https://developer.nvidia.com/nvidia-texture-tools-adobe-photoshop

Surrealist.
12-26-2015, 02:36 AM
For texturing with a program like dDo or Substance there are a series of maps you are dealing with. How you get them can vary.

Also there is a difference as to if you are using a map as a source (input) or as the final output map for shading and rendering.

Input Maps:

Material ID Map

This is used to assign materials to a mesh based on the image map itself. This is separate from assigning a material on the mesh level. As in assigning a Surface in LightWave. What this map does is allow you to assign a material in a painting program like dDo. What material this is, for example, metal or rubber, will determine the values of the output maps, such as specularity roughness or metalness. Rendering programs (including game engines) use these values to determin the nature of the matieral. For example roughness actually determines how reflective a surface is. Black would be fully reflective and white would be no reflection. So if you assign a rubber material to a particular color in dDo it will make the metalness map very light. A metal surface would be much darker. So your output map would reflect that.

This is what a typical Material ID looks like:

131607

How you get it is usually by assigning a material or surface to faces or painting on the model. If it is a material assignment the colors need to be baked to a map based on the UVs in the model. If you have painted on the model then that map can be used.

AO Maps:

These are obtained in two ways. Either baking from a high resolution mesh with a lot of detail to a lower resolution mesh or just by making a lower resolution mesh that does not necessarily have a high detail version. For example a hard surface model that has all of the details already modeled into it, would just get an AO map generated from itself.

How it is used is to determine areas of the model that are hidden from view, or show areas of relief detail. The darker areas are of course crevices in the model and the lighter areas are bumps or edges. As an input map it has a specific role to show the painting app (dDo Substance, etc) where to have grime and dirt and so on collect. When dDo generates its filters or effects on the layer it uses this map as a source for probable places to put this dirt information.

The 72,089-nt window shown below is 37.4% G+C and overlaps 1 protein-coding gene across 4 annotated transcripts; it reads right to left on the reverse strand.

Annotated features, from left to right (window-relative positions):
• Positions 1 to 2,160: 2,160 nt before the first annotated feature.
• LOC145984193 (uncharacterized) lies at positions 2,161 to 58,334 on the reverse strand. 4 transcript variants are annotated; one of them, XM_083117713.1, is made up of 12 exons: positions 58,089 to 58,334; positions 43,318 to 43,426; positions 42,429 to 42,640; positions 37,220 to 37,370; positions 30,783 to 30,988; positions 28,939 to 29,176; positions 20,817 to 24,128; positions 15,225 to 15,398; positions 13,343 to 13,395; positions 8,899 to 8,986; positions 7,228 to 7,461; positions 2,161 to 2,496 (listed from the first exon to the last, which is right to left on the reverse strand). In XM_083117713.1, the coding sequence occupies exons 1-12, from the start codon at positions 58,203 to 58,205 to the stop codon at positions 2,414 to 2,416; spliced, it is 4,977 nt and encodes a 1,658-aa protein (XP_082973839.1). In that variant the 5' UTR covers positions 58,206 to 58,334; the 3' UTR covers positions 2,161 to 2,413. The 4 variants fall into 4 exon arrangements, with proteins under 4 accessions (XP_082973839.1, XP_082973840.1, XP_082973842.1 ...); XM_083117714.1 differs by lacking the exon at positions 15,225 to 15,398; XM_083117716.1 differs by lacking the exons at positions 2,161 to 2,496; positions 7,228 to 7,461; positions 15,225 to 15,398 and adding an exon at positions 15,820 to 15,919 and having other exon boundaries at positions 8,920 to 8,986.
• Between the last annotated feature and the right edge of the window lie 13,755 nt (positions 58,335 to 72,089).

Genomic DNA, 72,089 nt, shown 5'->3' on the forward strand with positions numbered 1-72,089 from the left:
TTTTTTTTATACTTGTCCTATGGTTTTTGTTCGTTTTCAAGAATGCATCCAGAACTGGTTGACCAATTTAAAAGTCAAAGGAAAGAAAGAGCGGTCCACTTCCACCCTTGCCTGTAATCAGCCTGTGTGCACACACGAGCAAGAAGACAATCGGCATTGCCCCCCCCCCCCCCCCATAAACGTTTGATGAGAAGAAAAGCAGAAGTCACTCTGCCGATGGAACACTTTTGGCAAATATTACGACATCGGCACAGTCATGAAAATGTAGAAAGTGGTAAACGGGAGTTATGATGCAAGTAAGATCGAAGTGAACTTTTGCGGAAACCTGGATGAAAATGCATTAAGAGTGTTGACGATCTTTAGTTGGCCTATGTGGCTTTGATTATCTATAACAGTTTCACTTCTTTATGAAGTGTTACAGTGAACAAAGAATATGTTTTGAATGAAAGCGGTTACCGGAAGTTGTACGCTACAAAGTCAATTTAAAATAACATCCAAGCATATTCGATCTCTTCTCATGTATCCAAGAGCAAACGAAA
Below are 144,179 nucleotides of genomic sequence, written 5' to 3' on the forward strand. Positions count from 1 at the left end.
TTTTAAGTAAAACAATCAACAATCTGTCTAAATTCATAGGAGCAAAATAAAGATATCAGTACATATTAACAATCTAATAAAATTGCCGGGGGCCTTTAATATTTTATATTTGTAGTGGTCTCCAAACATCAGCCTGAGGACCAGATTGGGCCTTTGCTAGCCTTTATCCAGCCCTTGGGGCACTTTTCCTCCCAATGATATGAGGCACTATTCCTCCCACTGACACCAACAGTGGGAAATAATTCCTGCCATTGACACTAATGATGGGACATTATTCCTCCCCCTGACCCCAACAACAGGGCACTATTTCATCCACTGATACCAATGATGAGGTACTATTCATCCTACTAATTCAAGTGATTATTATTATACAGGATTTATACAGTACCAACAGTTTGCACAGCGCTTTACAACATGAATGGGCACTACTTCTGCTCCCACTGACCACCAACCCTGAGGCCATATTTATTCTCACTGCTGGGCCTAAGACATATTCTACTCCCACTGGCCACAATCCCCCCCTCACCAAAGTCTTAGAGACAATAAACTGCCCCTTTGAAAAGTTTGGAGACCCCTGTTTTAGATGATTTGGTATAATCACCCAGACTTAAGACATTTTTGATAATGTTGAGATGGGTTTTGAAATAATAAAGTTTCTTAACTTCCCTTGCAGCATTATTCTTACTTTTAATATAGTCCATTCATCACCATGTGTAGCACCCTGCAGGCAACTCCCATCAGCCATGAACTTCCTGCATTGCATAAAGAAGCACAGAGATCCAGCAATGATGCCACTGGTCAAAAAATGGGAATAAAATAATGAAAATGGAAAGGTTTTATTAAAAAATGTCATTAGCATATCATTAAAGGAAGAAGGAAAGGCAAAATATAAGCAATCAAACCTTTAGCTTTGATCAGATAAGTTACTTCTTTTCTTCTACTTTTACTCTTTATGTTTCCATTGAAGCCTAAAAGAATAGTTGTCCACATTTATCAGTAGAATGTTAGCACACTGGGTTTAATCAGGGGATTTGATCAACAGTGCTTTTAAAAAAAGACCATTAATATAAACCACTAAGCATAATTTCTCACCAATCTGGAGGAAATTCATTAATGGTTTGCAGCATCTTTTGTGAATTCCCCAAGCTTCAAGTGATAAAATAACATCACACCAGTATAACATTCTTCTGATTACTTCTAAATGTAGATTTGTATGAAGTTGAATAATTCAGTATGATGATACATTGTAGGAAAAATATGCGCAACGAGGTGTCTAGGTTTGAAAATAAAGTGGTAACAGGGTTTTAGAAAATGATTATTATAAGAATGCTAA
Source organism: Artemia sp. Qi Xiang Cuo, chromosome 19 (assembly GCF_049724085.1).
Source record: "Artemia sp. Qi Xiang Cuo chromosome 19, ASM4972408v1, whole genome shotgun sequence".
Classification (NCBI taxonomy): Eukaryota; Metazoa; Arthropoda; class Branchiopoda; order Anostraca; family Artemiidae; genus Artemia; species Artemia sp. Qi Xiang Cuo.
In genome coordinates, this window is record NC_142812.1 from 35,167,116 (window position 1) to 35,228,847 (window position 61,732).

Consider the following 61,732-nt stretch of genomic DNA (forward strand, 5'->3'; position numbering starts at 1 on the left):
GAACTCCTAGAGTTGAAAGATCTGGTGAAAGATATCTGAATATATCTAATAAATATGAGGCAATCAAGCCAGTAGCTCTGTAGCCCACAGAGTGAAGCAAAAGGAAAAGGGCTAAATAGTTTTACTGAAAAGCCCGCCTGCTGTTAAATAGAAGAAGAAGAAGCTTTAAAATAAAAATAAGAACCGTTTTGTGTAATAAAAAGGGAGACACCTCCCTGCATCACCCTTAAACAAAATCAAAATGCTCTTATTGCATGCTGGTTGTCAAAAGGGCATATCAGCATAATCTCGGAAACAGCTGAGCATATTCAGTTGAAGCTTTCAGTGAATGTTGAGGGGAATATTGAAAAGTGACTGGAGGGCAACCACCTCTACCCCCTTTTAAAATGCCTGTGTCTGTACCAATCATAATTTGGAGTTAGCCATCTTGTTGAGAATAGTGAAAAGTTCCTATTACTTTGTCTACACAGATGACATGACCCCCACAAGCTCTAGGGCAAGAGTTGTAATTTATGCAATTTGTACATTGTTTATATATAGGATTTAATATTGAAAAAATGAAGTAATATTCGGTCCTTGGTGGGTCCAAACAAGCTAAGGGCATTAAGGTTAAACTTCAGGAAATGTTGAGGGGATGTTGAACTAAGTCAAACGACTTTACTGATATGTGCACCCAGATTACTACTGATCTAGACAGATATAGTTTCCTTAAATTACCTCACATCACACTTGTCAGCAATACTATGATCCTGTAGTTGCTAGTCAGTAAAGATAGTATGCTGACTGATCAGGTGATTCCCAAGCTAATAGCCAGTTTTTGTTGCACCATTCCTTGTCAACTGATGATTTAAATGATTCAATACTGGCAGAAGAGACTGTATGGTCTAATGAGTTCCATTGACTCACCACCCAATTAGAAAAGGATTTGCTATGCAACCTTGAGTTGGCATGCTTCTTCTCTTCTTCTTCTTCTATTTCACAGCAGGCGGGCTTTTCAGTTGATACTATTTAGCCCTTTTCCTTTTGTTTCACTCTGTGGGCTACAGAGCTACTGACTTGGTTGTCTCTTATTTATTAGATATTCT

Normal Maps

Come in two variety and have two purposes.

Tangent Space Normal

Is a detail map based on tangents (normal directions) of the model's detailed surface.

This map is usually generated from a high resolution model to show areas of detail not present in the low poly version. For a model without any of this detail, such as a hard surface model, there is not much use for baking this map. The result is it helps tell dDo, SD etc, where to place scratches and wear and tear on the model.

Object Space Normal

http://quixel.se/usermanual/quixelsuite/lib/exe/fetch.php?media=example_objspc.jpg

This map tells a program where the surface is in XY Z space. Top bottom front and side. This map is used to determine things like wear from the weather or say dirt falling or splattering. Sun Bleach for example would be calculated from the top down. The object space normal map is used to translate the 3D space of the model into information on a 2D map. So the painting app knows which way is up or down, front or back.

It does not always work.. lol

dDo no bakes its own gradient map which I think works better.

Curvature Map

http://www.gfx3d.net/images/48.jpg

http://www-archive.cgsociety.org/stories/2012_12/hive/Hive_Body_Curvature.jpg

This map - if working correctly - and has not worked well in the past with dDo, it supposed to tell you where the edges and crevices of the model are more specifically than the normal map. You can bake one from a high poly model to a low poly one in the same way as normal and AO.

But most importantly it gives you a map for a model that does not have a good normal map such as a hard surface model mentioned.

This is the information dDo uses to create edge scratch detail and so on.

And so those are all of the input maps.

Output Maps

These are the maps you use to texture with.

Diffuse/Albedo (color)
Normal
Specular/Reflection/Roughness/Metalness

It depends on your target rendering application which maps you choose to generate and how.

But they all render the same result, the color, detail and specularity (reflection) of the surface.

The Normal map will then contain the information - if any - from the input map combined with all of the other details you added while painting such as scratches or dirt and rust.

The color is most consistent. But the other maps that are used to determine the shading of the surface - how reflective it is etc - will also be a composite of the detail with the added attributes of lightness or darkness depending on your target application and the material you assigned by way of the ID map.

jeric_synergy
12-26-2015, 12:01 PM
If you want a quick sample of what Ambient Occlusion does, here's a video by William Vaughan on the Ambient Occlusion node:

https://www.youtube.com/watch?v=bCaLyUStvy8

mTp
Good link, tnx. -- #aflw, WHY do the Occusion nodes have a COLOR output? Proton plugs it into the Diffuse channel so we never see whatever colors the node is generating, just the Diffuse, grayscale result. With 3 different channels in a color output, what are they all doing?

Sensei
12-26-2015, 04:55 PM
so we never see whatever colors the node is generating,

Actually at the end of this video he plugged Occlusion's node Color to Diffuse Shading, which revealed true output from it (which is just gray scale).

jeric_synergy
12-26-2015, 07:01 PM
(still #aflw) Anything plugged into the Diffuse channel is going to be converted to gray scale by its nature: you'd have to be in the Color channel to see any colors, if any, coming out of an output. No?

Sensei
12-27-2015, 02:15 AM
(still #aflw) Anything plugged into the Diffuse channel is going to be converted to gray scale by its nature

True for 'Diffuse', because it's scalar..



you'd have to be in the Color channel to see any colors, if any, coming out of an output. No?

..but I was talking about 'Diffuse Shading'. It's color input.

Get Const > Color, make red, plug to Diffuse Shading, and you have permanently solid red.
In video at the end, there was done the same, with AO node.